’Super Mario Bros.’ Gets New Life Thanks To Speedrunners Seeking To Finish The Game As Quickly As Humanly Possible

Challengers will often tally up tens of thousands of attempts to shave precious seconds off their completion times.

With so much advancement in video games over the past 30 years, it’s understandable why most gamers prefer not to look backwards at obsolete consoles and games. But for a subset of gamers, known as “speedrunners,” the older a game is, the more time it affords them to hone their skills to beat the game in as little time as possible.

Take, for instance, the game that’s served as the de facto crown jewel for speedrunners: Super Mario Bros. Not only does it occupy a place in the pantheon of video game history, but it also serves as the perfect vehicle for speedrunning efforts. While many games now offer expansive worlds that allow gamers to veer off the beaten path to pursue various missions and side games, Super Mario Bros. is nothing but the beaten path. Meaning that scores and completion times can be compared in an apples-to-apples fashion. To see exactly how these times stack up for most every video game ever created, visit the obsession’s hallf of fame at Speed Run.

As clear-cut as Super Mario Bros. is in its objectives – beat the boss, Bowser, in the last level, thereby rescuing Princess Peach and saving the day – there are techincal elements in the game’s code (“glitches”) that are still being exposed and exploited to afford speedrunners faster and faster completion times.

So while Brad Myers, known as darbian online, may hold the Super Mario Bros. speedrun record with a time of 4 minutes and 56.878 seconds, credit is due to many other parties who discovered the glitches allowing players to shave a second here or a tenth of a second there which, in aggregate, help achieve the fastest run in video game history.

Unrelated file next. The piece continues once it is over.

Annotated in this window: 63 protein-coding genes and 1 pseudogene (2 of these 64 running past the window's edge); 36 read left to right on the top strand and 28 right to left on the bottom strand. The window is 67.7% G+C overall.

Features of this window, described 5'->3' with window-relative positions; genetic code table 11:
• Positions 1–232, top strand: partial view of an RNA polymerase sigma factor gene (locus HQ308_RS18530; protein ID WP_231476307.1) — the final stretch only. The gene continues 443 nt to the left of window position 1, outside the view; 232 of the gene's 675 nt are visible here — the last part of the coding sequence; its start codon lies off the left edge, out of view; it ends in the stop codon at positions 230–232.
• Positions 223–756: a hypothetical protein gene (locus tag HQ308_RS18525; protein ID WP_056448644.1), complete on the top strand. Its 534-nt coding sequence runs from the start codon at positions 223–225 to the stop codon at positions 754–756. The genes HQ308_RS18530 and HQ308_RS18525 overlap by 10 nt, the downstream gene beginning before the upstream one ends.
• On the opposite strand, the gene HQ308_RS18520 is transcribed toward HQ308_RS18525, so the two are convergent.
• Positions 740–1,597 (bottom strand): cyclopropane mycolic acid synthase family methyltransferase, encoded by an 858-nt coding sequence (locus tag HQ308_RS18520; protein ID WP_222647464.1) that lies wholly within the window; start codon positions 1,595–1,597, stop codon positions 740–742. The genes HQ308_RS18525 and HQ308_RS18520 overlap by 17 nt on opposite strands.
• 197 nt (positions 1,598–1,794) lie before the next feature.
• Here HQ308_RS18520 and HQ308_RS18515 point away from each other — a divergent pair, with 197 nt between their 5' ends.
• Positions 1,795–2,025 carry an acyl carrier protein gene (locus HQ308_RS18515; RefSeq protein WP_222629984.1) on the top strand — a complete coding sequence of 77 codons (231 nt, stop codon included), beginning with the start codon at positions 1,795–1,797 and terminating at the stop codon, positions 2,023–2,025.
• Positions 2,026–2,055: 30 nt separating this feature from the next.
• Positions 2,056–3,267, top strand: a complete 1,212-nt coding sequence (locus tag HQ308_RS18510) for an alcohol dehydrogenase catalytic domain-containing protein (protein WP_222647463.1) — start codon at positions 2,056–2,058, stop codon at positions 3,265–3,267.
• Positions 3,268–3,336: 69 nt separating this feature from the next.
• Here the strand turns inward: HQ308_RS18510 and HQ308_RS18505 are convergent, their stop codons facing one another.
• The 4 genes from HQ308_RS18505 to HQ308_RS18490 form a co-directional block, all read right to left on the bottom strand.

Check out that run right here:

So while Myers is putting rubber to road and playing the actual games, it’s the intellect of people like Chris Milling (sockfolder) who help design the roadmap for speedrunners, using math, theory, and code study to find the fastest way from A (the start of SMB) to B (Princess Peach on the far side of Bowser).

Together, they’re building on the work of previous glitch hunters and speedrunners, and they know that their work will be one day used to break Myers’ record as well. Speaking to 538, Myers acknowledges, “Everything in my run, so many people contributed so much knowledge at various points in the game’s history. Now someone can come along and use that as their starting point.” Embodying the spirit of that statement, Myers even posts a tutorial on YouTube (below), pulling the curtain back on every move and answering the questions asked of him in the video’s comments. Such transparency is rare in a competition that hinges at least partially on proprietary information.

Knowing what to do will get you a long way in speedrunning, but it takes practice. Lots and lots and lots of practice to master the techniques necessary. Myers has amassed a staggering 22,000 recorded Super Mario Bros. sessions to get to where he is today. And, undoubtedly, inevitably, his place in the record books will be taken by another who has put in more time (perish the thought) and has even more glitch-based knowledge at their disposal.

So while most modern gamers look forward to “newer” and “next,” speedrunners and glitch hunters find, paradoxically, that the passage of time provides more opportunities to improve on perfection in their quest for the fastest time ever.

Photo by Li-An Lim on Unsplash

The future generations will have to live on this Earth for years to come, and, not surprisingly, they're very concerned about the fate of our planet. We've seen a rise in youth activists, such as Greta Thunberg, who are raising awareness for climate change. A recent survey indicates that those efforts are working, as more and more Americans (especially young Americans) feel concerned about climate change.